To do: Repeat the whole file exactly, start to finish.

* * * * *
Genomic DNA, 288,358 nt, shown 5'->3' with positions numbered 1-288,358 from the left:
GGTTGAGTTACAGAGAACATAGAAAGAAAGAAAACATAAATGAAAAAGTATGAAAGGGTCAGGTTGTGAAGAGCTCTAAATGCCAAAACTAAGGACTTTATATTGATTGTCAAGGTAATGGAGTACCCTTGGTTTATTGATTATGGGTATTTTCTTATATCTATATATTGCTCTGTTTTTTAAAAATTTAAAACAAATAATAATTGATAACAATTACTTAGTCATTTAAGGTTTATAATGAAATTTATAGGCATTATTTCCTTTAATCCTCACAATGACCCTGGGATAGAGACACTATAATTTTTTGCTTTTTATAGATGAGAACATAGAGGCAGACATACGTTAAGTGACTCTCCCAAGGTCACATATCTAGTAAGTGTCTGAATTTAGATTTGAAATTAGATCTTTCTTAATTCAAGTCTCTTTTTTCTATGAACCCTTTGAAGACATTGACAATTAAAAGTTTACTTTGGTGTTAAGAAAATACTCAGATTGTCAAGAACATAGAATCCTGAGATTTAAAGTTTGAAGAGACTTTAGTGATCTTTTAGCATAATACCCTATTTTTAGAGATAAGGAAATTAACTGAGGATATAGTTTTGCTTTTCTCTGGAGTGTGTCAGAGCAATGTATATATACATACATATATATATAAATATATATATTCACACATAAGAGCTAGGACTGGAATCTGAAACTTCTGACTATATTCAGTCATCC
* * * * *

Genomic DNA, 288,358 nt, shown 5'->3' with positions numbered 1-288,358 from the left:
GGTTGAGTTACAGAGAACATAGAAAGAAAGAAAACATAAATGAAAAAGTATGAAAGGGTCAGGTTGTGAAGAGCTCTAAATGCCAAAACTAAGGACTTTATATTGATTGTCAAGGTAATGGAGTACCCTTGGTTTATTGATTATGGGTATTTTCTTATATCTATATATTGCTCTGTTTTTTAAAAATTTAAAACAAATAATAATTGATAACAATTACTTAGTCATTTAAGGTTTATAATGAAATTTATAGGCATTATTTCCTTTAATCCTCACAATGACCCTGGGATAGAGACACTATAATTTTTTGCTTTTTATAGATGAGAACATAGAGGCAGACATACGTTAAGTGACTCTCCCAAGGTCACATATCTAGTAAGTGTCTGAATTTAGATTTGAAATTAGATCTTTCTTAATTCAAGTCTCTTTTTTCTATGAACCCTTTGAAGACATTGACAATTAAAAGTTTACTTTGGTGTTAAGAAAATACTCAGATTGTCAAGAACATAGAATCCTGAGATTTAAAGTTTGAAGAGACTTTAGTGATCTTTTAGCATAATACCCTATTTTTAGAGATAAGGAAATTAACTGAGGATATAGTTTTGCTTTTCTCTGGAGTGTGTCAGAGCAATGTATATATACATACATATATATATAAATATATATATTCACACATAAGAGCTAGGACTGGAATCTGAAACTTCTGACTATATTCAGTCATCC